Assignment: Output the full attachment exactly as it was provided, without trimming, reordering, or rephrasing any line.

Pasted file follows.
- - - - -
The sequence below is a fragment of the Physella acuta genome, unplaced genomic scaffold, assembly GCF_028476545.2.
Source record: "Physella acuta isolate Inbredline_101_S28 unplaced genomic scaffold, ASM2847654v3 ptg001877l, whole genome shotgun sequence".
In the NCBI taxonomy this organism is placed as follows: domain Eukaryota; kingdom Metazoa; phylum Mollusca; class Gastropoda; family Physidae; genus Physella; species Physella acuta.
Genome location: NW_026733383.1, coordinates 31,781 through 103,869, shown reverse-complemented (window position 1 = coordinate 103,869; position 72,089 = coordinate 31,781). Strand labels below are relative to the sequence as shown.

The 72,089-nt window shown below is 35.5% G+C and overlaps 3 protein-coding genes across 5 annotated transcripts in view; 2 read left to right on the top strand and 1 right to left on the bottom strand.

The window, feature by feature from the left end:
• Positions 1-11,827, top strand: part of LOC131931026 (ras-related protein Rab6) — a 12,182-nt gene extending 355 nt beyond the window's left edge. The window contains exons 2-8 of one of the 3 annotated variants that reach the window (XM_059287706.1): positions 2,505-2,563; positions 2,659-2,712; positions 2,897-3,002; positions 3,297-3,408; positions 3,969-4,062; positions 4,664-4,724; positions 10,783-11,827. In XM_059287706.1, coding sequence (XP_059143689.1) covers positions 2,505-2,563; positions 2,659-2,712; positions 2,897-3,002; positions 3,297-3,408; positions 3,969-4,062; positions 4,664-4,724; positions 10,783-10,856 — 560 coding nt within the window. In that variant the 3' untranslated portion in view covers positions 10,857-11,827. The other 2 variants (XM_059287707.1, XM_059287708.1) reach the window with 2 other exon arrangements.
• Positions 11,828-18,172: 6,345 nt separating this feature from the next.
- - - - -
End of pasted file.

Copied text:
The sequence below is a fragment of the Physella acuta genome, unplaced genomic scaffold, assembly GCF_028476545.2.
Source record: "Physella acuta isolate Inbredline_101_S28 unplaced genomic scaffold, ASM2847654v3 ptg001877l, whole genome shotgun sequence".
In the NCBI taxonomy this organism is placed as follows: domain Eukaryota; kingdom Metazoa; phylum Mollusca; class Gastropoda; family Physidae; genus Physella; species Physella acuta.
Genome location: NW_026733383.1, coordinates 31,781 through 103,869, shown reverse-complemented (window position 1 = coordinate 103,869; position 72,089 = coordinate 31,781). Strand labels below are relative to the sequence as shown.

The 72,089-nt window shown below is 35.5% G+C and overlaps 3 protein-coding genes across 5 annotated transcripts in view; 2 read left to right on the top strand and 1 right to left on the bottom strand.

The window, feature by feature from the left end:
• Positions 1-11,827, top strand: part of LOC131931026 (ras-related protein Rab6) — a 12,182-nt gene extending 355 nt beyond the window's left edge. The window contains exons 2-8 of one of the 3 annotated variants that reach the window (XM_059287706.1): positions 2,505-2,563; positions 2,659-2,712; positions 2,897-3,002; positions 3,297-3,408; positions 3,969-4,062; positions 4,664-4,724; positions 10,783-11,827. In XM_059287706.1, coding sequence (XP_059143689.1) covers positions 2,505-2,563; positions 2,659-2,712; positions 2,897-3,002; positions 3,297-3,408; positions 3,969-4,062; positions 4,664-4,724; positions 10,783-10,856 — 560 coding nt within the window. In that variant the 3' untranslated portion in view covers positions 10,857-11,827. The other 2 variants (XM_059287707.1, XM_059287708.1) reach the window with 2 other exon arrangements.
• Positions 11,828-18,172: 6,345 nt separating this feature from the next.